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December 16, 2016 7:35 am

California Congressman Urges Education Secretary to Adopt State Dept Definition of Antisemitism, in Face of ‘Undeniable’ Increase in Jew-Hatred on Campus

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avatar by Lea Speyer

California Representative Brad Sherman. Photo: BradSherman.com.

California Representative Brad Sherman. Photo: BradSherman.com.

A California congressman appealed to the Department of Education this week to adopt the State Department’s definition of antisemitism, in order to combat an “undeniable” increase in Jew-hatred on campus. 

In a letter to Secretary of Education John King Jr. on Wednesday, Rep. Brad Sherman (D) urged him to formally expand its definition to include certain forms of anti-Israel behavior, rather than merely continuing to view Title VI of the Civil Rights Act of 1964 as sufficient.

“[T]he phenomenon of campus-based antisemitic forms of anti-Zionism has gained more traction,” Sherman wrote. “This trend has formed a hostile academic environment on many college campuses. Unless you have a proper definition of what antisemitism is, you will not be able to appropriately assess whether a hostile environment for Jewish students is based on antisemitic harassment.”

According to Sherman, the State Department’s definition protects the constitutional free-speech rights of both critics and supporters of the Jewish state by making a “clear distinction between legitimate criticisms of Israel and antisemitism,” based on “three main points: demonization, double standards and delegitimization.”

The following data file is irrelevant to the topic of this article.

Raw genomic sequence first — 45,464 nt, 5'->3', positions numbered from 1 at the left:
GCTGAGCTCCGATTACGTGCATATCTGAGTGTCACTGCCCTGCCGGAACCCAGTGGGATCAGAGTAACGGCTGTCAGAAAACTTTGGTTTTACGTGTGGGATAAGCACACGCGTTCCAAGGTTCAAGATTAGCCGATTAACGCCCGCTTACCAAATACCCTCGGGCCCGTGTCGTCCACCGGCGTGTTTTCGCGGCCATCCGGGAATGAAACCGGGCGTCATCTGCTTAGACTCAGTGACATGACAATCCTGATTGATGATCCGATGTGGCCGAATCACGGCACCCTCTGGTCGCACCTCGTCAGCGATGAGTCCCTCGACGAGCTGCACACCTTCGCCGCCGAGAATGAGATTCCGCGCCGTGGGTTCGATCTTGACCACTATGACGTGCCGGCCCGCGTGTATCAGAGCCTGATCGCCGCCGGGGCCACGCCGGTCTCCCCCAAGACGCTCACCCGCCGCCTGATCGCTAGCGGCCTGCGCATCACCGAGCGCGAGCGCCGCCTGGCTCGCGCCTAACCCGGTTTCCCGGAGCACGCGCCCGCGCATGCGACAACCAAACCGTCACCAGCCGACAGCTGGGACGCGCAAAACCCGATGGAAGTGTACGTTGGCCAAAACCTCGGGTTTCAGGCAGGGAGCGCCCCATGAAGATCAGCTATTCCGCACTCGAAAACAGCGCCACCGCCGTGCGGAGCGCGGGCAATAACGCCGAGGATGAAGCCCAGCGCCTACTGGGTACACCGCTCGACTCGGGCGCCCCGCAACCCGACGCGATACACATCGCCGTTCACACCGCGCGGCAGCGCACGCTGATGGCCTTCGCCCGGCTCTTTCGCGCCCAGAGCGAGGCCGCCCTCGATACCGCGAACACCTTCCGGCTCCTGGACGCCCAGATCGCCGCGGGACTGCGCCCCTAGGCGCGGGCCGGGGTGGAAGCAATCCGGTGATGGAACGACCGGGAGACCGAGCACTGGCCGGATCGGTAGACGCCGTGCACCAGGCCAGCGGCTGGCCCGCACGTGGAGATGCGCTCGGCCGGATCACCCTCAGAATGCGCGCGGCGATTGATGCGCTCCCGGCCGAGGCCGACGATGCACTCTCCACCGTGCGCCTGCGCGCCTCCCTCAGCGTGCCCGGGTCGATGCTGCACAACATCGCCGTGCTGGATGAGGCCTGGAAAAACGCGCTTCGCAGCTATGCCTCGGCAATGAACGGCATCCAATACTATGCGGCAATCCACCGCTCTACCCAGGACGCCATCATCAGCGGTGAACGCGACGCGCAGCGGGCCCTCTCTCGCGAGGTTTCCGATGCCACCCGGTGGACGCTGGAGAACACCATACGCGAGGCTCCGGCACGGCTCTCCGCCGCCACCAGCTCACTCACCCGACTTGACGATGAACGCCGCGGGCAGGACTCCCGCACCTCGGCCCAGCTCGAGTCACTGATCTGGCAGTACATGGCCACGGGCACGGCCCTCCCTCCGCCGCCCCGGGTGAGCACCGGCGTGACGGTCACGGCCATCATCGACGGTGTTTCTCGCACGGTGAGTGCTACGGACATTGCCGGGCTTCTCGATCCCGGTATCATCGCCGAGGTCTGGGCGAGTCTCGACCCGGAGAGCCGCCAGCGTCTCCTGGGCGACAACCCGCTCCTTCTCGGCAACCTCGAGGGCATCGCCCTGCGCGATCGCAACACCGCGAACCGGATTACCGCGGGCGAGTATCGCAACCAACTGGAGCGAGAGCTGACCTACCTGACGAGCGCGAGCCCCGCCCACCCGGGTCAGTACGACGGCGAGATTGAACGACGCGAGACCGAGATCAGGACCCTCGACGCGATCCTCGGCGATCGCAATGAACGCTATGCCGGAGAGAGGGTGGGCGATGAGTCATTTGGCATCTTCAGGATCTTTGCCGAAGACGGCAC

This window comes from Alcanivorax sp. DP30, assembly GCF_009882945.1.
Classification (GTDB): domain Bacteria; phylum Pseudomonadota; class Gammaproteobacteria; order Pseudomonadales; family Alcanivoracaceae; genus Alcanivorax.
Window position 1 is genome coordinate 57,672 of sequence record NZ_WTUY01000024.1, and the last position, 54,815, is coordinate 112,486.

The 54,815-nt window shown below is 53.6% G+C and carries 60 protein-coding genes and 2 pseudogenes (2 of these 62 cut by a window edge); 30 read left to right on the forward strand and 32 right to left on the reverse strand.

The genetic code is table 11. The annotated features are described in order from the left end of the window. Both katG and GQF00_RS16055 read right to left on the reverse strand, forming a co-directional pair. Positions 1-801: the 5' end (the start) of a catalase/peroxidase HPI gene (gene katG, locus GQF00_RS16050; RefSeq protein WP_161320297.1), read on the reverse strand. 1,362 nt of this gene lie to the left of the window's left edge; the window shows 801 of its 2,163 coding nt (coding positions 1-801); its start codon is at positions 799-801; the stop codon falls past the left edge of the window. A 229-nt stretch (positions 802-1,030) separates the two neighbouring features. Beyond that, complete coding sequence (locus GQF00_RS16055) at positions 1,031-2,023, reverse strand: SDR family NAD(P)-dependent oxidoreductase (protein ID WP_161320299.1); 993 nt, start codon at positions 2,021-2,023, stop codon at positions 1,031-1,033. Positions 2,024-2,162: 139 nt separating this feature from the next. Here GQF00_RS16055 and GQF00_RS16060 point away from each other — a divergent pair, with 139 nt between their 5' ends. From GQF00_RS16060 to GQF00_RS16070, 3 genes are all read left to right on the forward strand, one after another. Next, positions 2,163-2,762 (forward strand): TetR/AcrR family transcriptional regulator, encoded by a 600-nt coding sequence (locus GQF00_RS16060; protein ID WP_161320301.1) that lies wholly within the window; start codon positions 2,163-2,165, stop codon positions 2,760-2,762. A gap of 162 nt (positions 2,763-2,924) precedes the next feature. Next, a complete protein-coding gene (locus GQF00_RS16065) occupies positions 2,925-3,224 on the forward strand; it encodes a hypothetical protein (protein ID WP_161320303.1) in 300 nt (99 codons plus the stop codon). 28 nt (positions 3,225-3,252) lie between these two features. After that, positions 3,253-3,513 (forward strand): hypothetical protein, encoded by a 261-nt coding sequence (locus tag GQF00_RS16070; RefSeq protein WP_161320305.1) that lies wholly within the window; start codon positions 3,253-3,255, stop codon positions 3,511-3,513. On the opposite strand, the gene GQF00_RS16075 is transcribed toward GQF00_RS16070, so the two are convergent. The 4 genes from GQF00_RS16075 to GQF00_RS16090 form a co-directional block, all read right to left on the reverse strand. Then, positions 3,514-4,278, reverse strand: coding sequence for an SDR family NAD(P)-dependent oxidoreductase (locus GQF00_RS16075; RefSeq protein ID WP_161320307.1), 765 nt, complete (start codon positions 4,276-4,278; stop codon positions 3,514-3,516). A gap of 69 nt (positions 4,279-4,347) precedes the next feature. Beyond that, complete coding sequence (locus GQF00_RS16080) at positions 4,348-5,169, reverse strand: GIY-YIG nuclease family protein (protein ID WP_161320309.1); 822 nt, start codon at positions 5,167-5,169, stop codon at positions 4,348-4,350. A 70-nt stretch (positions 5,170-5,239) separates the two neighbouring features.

Utilizing this as a guideline within the Department of Education would “indicate a more consistent policy within government agencies.”

“There is no reason why the United States domestic agencies should not understand antisemitism in the same way that the State Department does when monitoring antisemitism globally,” Sherman wrote. “If an incident abroad can be identified as an antisemitic act by the US government, it must be considered antisemitic within our own borders.”

The Department of Education has a responsibility to “ensure that there is a standing policy on antisemitism and antisemitic forms of anti-Zionism” prior to the inauguration of President-elect Donald Trump, Sherman wrote. “We cannot protect our students in academic institutions from antisemitism if we cannot identify it.”

Sherman’s plea comes after a House of Representatives bill proposing a similar move for the Department of Education was stalled last week, following an outcry from major anti-Israel activists that the Antisemitism Awareness Act of 2016 would infringe on their First Amendment rights. Lawmakers hope to revisit the issue in 2017.

As The Algemeiner reported, an identical motion passed in the Senate immediately before the House was to vote on the bill, sowing hope in the Jewish community that meaningful change may occur in the treatment of Jewish and pro-Israel students on US campuses.

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